In honor of the beginning of the end or the end of the beginning of “midterm” season – which at Brown describes any test that is not a final – I decided to do significantly less reporting than usual. And by “in honor of,” I obviously mean that I didn’t have the time to write the great column of which I’m capable. This column, then, is about mysteries. Not unsolvable ones, like why the loudest door in the entire school is located at the entrance to the Absolute Quiet Room of the Rockefeller Library. Instead, I will discuss fixable problems that make preparing for midterms that much more difficult, like the following.
Just as some rules were made to be broken, some traditions were made to ruin student’s weekends. On Parents Weekend at around 9:30 in the morning, Brown students were rudely awakened to a marching band playing outside our windows. This display, which occurs on Parents Weekend every year, defies logic and something called common courtesy. Sophie McCoy ’08, tenor saxophonist and president of the Brown Band, explains that the ritual is scheduled to coincide with early-morning Parents Weekend programming. It seems to me that another intention of playing the Brown fight song on full blast is to rally students for the game – but this mission fails. As one of my suitemates put it at 9:37 that morning, “They want me to go cheer at the football game, but now I’m going to never attend another Brown athletic event for the rest of my time here.” Fearing a trombone slide to the face, she prefers anonymity.
This is the easiest problem to fix of any problem ever. Brown Band, despite your noble (mobile?) intentions and truly excellent tone quality, please stop doing this. Play later in the day, or maybe just don’t play in front of the dorms. Just please remember that this a liberal arts university, which is both by definition and in practice not the kind of place where many people wake up early on Saturdays so they can pre-game a 1 p.m. football game to the tune of “When the Saints Come Marching In.” As a letter to The Herald from Elizabeth Baecher ’57 (“Alum exhorts students to support football team,” Oct. 25) pointed out, “Here was a team that won the 2005 Ivy League trophy, and only a smattering of their classmates showed up to support their efforts.” That smattering can wake up to their own alarm clocks. The rest of us want to sleep.
Another minor irritation comes in the form of the Sciences Library. It’s bad enough, as Herald Opinions Columnist Sean Quigley ’10 pointed out (“Aesthetics matter,” Oct. 12), that the new Friedman Study Center in the SciLi has made going to study there so social, loud and, frankly, impossible that you might as well be going to a frightening 1970s nightclub. On the floors above the mezzanine, the study space is like a more distasteful version of what I imagine a prison library to be like. Our library staff deserve better. What is more frustrating, however, is that above the third floor of the SciLi, one can only get weak-to-zero wireless Internet service. To summarize, we make the main study areas either too cool for school, literally, or too depressing and technologically backward to be useful. Walking to the Rock, where construction has rendered the second floor’s popular red room and computer lab uninhabitable, is also a weak option. Instead, why not just make the SciLi wireless? And maybe provide some more comfortable tables, chairs and lighting for the upper levels of the SciLi while we’re at it? Please, Brown spending gods? Please?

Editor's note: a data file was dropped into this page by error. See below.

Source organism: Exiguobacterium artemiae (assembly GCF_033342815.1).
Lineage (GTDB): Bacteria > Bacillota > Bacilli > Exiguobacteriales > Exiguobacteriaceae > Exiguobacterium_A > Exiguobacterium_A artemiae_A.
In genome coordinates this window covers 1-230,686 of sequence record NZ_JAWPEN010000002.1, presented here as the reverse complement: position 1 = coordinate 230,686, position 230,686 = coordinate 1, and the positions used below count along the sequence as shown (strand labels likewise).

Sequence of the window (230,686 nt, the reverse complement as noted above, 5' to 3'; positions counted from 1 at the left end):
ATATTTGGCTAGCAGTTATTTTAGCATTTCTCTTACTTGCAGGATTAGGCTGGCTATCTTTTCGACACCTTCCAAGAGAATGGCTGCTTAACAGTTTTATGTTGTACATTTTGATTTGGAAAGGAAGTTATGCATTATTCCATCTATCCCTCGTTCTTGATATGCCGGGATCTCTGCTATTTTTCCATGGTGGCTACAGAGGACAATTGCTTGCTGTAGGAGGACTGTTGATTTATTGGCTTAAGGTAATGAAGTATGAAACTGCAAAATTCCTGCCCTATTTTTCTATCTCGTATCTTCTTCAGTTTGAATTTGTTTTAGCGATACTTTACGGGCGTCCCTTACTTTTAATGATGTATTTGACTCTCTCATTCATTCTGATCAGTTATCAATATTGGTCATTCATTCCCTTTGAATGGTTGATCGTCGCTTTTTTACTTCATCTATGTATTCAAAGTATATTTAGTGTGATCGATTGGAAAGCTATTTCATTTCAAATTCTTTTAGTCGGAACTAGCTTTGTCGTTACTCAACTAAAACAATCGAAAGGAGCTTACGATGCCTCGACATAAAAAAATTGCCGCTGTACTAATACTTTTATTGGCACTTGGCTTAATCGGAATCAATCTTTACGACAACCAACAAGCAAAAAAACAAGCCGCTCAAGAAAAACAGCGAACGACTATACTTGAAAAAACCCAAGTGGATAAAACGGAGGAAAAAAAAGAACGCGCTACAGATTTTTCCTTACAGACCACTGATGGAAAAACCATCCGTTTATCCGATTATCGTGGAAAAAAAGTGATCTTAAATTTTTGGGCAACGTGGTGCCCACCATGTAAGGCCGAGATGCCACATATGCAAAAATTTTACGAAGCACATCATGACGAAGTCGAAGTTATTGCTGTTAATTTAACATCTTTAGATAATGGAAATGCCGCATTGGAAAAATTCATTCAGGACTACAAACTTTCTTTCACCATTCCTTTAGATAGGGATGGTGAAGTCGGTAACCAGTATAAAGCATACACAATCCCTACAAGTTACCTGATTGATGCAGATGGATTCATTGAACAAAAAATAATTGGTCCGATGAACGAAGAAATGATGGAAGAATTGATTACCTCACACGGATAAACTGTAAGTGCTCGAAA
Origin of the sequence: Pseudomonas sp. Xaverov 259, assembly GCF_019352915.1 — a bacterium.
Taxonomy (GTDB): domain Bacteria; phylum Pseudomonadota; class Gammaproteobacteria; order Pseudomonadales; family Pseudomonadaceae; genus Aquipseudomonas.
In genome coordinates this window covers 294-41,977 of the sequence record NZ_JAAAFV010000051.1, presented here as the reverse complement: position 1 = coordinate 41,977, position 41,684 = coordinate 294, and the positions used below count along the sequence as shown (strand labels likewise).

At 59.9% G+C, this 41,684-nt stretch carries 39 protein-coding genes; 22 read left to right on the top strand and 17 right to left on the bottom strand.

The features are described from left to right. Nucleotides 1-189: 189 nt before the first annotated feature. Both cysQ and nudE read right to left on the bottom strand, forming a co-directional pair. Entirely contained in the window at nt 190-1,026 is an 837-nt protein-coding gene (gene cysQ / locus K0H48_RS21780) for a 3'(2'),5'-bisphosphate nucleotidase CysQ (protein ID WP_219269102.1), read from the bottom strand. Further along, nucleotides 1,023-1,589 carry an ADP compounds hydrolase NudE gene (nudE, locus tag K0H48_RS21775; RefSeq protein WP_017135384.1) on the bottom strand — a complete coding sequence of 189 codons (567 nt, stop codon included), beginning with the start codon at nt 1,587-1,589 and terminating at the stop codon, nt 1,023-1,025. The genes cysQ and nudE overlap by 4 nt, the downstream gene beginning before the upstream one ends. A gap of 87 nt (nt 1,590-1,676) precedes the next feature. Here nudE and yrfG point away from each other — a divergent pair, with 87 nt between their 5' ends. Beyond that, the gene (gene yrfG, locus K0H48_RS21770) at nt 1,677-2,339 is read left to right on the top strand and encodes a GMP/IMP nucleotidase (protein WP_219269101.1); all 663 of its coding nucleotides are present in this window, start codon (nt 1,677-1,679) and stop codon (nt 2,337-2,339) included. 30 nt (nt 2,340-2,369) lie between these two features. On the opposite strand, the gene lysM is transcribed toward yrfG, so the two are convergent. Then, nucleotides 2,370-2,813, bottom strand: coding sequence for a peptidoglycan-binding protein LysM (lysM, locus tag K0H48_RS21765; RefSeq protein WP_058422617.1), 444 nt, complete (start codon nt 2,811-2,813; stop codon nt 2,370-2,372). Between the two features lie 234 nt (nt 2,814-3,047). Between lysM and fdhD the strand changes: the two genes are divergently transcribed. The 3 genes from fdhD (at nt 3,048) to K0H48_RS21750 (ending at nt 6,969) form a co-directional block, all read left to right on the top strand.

One final request to ease my midterm experience goes out to safeRIDE. While nothing makes me happier than taking safeRIDE to the library in the evening, few things make me more miserable than realizing I left some necessary study item like a textbook or my lucky study pencil in my room. This is because safeRIDE runs in only one direction, and thus it is the wrong direction half the time. One might object that some streets only run one way. Well, some don’t. And we can use these streets to run safeRIDE in both directions and make campus travel faster and easier for Brown’s enormous lazy-student population.
This column sounds like a lot of complaining. And as one student observed to me recently, “Complaining, mostly about how tired they are, is all anyone does here.” That said, sometimes I get distracted by bigger projects while the small things that make our lives as students easier or harder get lost. Well, I think I’ve found them, and I hope we make these changes before another midterm season (read: entire semester) is corrupted by noise, indolence and evil.
Ben Bernstein ’09 writes a regular column on campus issues. If there is an issue you would like to bring to his attention, email email@example.com.